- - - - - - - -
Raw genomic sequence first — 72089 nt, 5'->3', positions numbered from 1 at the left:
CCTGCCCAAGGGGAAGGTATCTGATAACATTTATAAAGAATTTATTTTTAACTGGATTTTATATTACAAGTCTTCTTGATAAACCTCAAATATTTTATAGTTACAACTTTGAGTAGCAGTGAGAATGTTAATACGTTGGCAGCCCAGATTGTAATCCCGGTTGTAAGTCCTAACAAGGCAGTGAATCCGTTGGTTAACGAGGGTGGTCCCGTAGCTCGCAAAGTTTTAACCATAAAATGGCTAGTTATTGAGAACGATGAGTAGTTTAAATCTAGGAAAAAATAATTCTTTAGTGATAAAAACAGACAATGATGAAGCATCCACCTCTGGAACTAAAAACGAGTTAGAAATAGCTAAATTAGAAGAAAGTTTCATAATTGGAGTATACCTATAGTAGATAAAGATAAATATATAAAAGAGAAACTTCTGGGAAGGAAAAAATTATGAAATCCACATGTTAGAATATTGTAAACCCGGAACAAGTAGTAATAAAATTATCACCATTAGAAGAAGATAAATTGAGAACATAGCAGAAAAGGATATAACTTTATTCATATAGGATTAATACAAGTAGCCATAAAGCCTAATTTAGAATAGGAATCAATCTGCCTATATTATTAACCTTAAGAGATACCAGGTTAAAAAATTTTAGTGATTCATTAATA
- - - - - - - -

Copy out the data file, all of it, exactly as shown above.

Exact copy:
Raw genomic sequence first — 72089 nt, 5'->3', positions numbered from 1 at the left:
CCTGCCCAAGGGGAAGGTATCTGATAACATTTATAAAGAATTTATTTTTAACTGGATTTTATATTACAAGTCTTCTTGATAAACCTCAAATATTTTATAGTTACAACTTTGAGTAGCAGTGAGAATGTTAATACGTTGGCAGCCCAGATTGTAATCCCGGTTGTAAGTCCTAACAAGGCAGTGAATCCGTTGGTTAACGAGGGTGGTCCCGTAGCTCGCAAAGTTTTAACCATAAAATGGCTAGTTATTGAGAACGATGAGTAGTTTAAATCTAGGAAAAAATAATTCTTTAGTGATAAAAACAGACAATGATGAAGCATCCACCTCTGGAACTAAAAACGAGTTAGAAATAGCTAAATTAGAAGAAAGTTTCATAATTGGAGTATACCTATAGTAGATAAAGATAAATATATAAAAGAGAAACTTCTGGGAAGGAAAAAATTATGAAATCCACATGTTAGAATATTGTAAACCCGGAACAAGTAGTAATAAAATTATCACCATTAGAAGAAGATAAATTGAGAACATAGCAGAAAAGGATATAACTTTATTCATATAGGATTAATACAAGTAGCCATAAAGCCTAATTTAGAATAGGAATCAATCTGCCTATATTATTAACCTTAAGAGATACCAGGTTAAAAAATTTTAGTGATTCATTAATA